Port Ellen has become a controversial Scotch with the most recent release from Diageo. The Port Ellen 13th release, from old stocks that Diageo acquired from the closed distillery, is a 34 year-old Scotch that is being sold for prices above $2000 a bottle. The high price is a reflection of speculation on previous releases, which initially sold for much less only to have prices jump 2 to 5 times higher on the secondary market. Diageo has apparently picked up on this trend and has priced the Scotch more appropriate to the demand for Port Ellen.
The Scotch community is divided on the release. Many of us who are true Scotch lovers and drinkers have an acute case of sticker shock and blame the collectors and investors who purchase Scotch, not to drink, but to hold and eventually trade or sell later. Is older Scotch becoming a treat for only the elite? For now, that appears to be the case.
It isn't just the collectors who are pushing up prices, but the overall popularity of Scotch as a drink of choice has jumped significantly. Because supply is not elastic for Scotch - typical "young" releases will be aged as many as 10 years - distilleries can only react to the growing demand by either raising prices or putting more of their younger Scotch on the market (minimum 3 years old). Ardbeg, for instance, has dramatically increased their output and have begun marketing blended Scotch without the age statements, as blends of old and newer Scotch. Their young Scotch is particularly good, but connoisseurs believe the blend is becoming younger and younger as the old Scotch is used up.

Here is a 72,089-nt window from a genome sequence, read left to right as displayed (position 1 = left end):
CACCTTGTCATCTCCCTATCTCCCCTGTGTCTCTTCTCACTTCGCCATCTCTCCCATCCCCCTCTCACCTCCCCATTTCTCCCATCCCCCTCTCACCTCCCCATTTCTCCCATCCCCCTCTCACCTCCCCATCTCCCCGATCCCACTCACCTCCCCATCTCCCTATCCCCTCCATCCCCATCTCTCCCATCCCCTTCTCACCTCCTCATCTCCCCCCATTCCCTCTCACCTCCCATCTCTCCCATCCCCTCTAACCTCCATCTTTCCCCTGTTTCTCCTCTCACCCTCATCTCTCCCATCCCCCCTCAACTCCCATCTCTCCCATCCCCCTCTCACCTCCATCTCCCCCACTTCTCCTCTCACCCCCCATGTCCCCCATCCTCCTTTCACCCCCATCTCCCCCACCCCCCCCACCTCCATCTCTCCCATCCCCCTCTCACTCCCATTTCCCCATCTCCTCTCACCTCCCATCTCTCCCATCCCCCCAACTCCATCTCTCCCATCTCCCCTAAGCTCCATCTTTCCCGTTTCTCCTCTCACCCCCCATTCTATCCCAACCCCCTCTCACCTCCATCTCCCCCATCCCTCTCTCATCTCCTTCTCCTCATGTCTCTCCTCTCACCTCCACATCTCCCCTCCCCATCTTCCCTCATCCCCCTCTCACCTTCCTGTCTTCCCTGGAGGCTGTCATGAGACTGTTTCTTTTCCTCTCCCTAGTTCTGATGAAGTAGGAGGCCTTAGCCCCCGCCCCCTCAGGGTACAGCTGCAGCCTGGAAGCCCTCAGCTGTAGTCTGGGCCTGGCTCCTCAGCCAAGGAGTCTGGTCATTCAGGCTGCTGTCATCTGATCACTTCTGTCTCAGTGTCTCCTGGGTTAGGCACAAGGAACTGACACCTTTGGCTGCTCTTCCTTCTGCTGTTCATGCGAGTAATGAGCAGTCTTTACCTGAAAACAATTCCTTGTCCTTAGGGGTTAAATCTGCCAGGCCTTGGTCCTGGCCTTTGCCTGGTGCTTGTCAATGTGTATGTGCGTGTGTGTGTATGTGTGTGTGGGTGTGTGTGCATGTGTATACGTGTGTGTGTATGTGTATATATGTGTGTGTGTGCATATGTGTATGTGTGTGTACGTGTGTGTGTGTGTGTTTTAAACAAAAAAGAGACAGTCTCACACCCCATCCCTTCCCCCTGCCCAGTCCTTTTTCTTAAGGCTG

Oban also released an older Scotch (at 21 years) for around $400 a bottle ($300 more than their 18 year old release) - a fairly hefty price of its own. Oban 32 sold for less, and is an old and limited release which is hard to find with no hint of a followup. Now it commands prices nearer to $1000 a bottle.
It does not look like prices are artificially inflated, in spite of how much many Scotch lovers hope they are and sanity will return to the market. The 13th release will probably jump in price in within a year or so once the primary market sells out. Diageo is slowly running out of old stocks of Port Ellen so the few of us who are willing to fork up the dollars to purchase and hold a bottle will have something special. If anyone will ever dare to drink it is another question.